Common Errors in Children's Swimming Lessons

Mom teaching toddler to swim in a body of water

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When it comes times to teach your kids how to swim, you can either buy them lessons at a local YMCA or fitness center, hire a private coach, or save the money and teach them yourself, provided you are a savvy swimmer. 

Why Teach Kids to Swim?

Children have a lot to gain by learning how to swim, and it's never too early to get them acclimated to the water. Here are just a few of the benefits:

  • According to the CDC, 10 people die every day from drowning. Twenty percent of the deaths are children under the age of 14. Swimming teaches kids water safety and the skills necessary to reduce the likelihood of drowning.
  • One out of three kids between the ages of 2 and 19 is considered obese. Swimming keeps kids active now and in the future to prevent obesity.
  • Swimming teaches active participation, goal-orientation, teamwork, sportsmanship, and how to handle winning and losing.
  • Swimming teaches perseverance.
  • The water can be intimidating, so mastering one's fear can help a child master other challenges as well.
  • Swimming injuries are fewer in swimming than in other sports, and it is a sport kids can do their entire lives.

If you choose to teach your kids how to swim, you must brush up on your own skills, have some patience, and avoid these five common mistakes during instruction.

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Over Reliance on Online Drill Videos

A small child learning to swim in a pool

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Yes, you can find useful information and drills online to help you teach your child to swim, but you need to know what to look for. Videos are often supplemental resources. Consider for a moment who is teaching and who is swimming. These videos may be hosted by professional coaches, which you are not, who have years of experience teaching kids how to swim. What many videos also miss are the basics, and you need to know why a specific drill you are teaching is useful. You need to know the basics of the drill first—body mechanics, breathing, and common mistakes—before you expect a child to perfect it.

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Not Recognizing Poor Body Mechanics

A smiling girl swimming through the water
Don Mason/Getty Images 

When teaching older kids how to swim any of the strokes, there has to be constant evaluation of their body mechanics. You need to know the correct position of the hands, the body, the head, the legs, the hips, etc. You might think you are not training competitive swimmers, but you could be. If you are going to teach a stroke, you need to teach everything involved in the stroke, and body mechanics is the most important part.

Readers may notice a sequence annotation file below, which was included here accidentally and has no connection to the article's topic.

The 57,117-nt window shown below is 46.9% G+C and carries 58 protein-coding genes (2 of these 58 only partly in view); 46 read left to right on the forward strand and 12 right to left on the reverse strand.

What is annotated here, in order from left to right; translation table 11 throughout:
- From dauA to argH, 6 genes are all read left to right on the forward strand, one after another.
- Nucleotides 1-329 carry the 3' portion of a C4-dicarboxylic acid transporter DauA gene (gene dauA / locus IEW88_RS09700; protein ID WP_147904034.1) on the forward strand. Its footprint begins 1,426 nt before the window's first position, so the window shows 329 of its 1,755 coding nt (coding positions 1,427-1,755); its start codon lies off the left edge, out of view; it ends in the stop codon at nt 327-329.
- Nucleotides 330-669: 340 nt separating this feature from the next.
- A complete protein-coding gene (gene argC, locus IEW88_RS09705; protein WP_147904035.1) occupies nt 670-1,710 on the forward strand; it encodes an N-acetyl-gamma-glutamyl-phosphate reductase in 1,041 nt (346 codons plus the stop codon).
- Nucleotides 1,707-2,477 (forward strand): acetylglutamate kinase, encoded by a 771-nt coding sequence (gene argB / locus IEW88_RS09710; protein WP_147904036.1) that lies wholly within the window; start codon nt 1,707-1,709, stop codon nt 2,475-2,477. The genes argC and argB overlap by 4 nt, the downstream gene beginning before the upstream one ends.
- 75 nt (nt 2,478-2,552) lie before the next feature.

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Forgetting About the Kick

Smiling girls and boys practice kicking in the water while seated at the edge of the pool

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When teaching kids how to swim, it's easy to become consumed by the arms and forget about the kick. But swimming is more than the arms. In fact, it is more about the kick. Kicking aids in propulsion, balance, and floating. When teaching kids how to kick when swimming, don’t allow them to kick like drowning scorpions. Make sure the legs are as straight as possible and that the kick is controlled. Have them practice on kick boards or at the side of the pool.

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Fear of Scaring Your Child

A toddler's feet hesitating at the edge of a pool

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Sure, you don’t want to scare your child by making him go under water for the first time, but you have to. Think about this: your child’s life depends on it. Even babies will benefit from getting comfortable in the water, but you cannot skip out on water safety exercises because you don’t want to make your child cry. They will get over it, and with practice, they will learn to love it. That first dip under water can lead to a love for swimming as well as provide your child with the basic skills that could save their life.

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Pushing Too Hard Too Soon

A little girl wrapped in a towel sits sadly on a bench by the pool

Don Mason/Getty Images

There is a big difference between pushing your child to succeed and pushing your child to sheer exhaustion or complete disdain. When you begin swim lessons with your child, don’t expect them to perfect every stroke or skill the first time around. Swimming takes practice, and if you push your child to the point of frustration, your child will not want to swim. All the hard work you put into swim lessons won’t really matter if your child has no desire to go back in the water or if they stop having fun in the pool. Try to keep swim lessons to 30 minutes. Remember, your child doesn’t need to start with bio-mechanical analyses and personal training from day one. 

Supplementing With Professional Lessons

If you don't believe you are knowledgable enough to avoid these common mistakes, why not sign your children up for lessons and get in the pool with them and the instructor? That way, you can hone your own skills, and learn the proper way to work with your kids during their non-lesson days. Plus, learning together is a lot of fun and a good way to strengthen the parent–child bond.

Watch Now: How to Teach a Child to Swim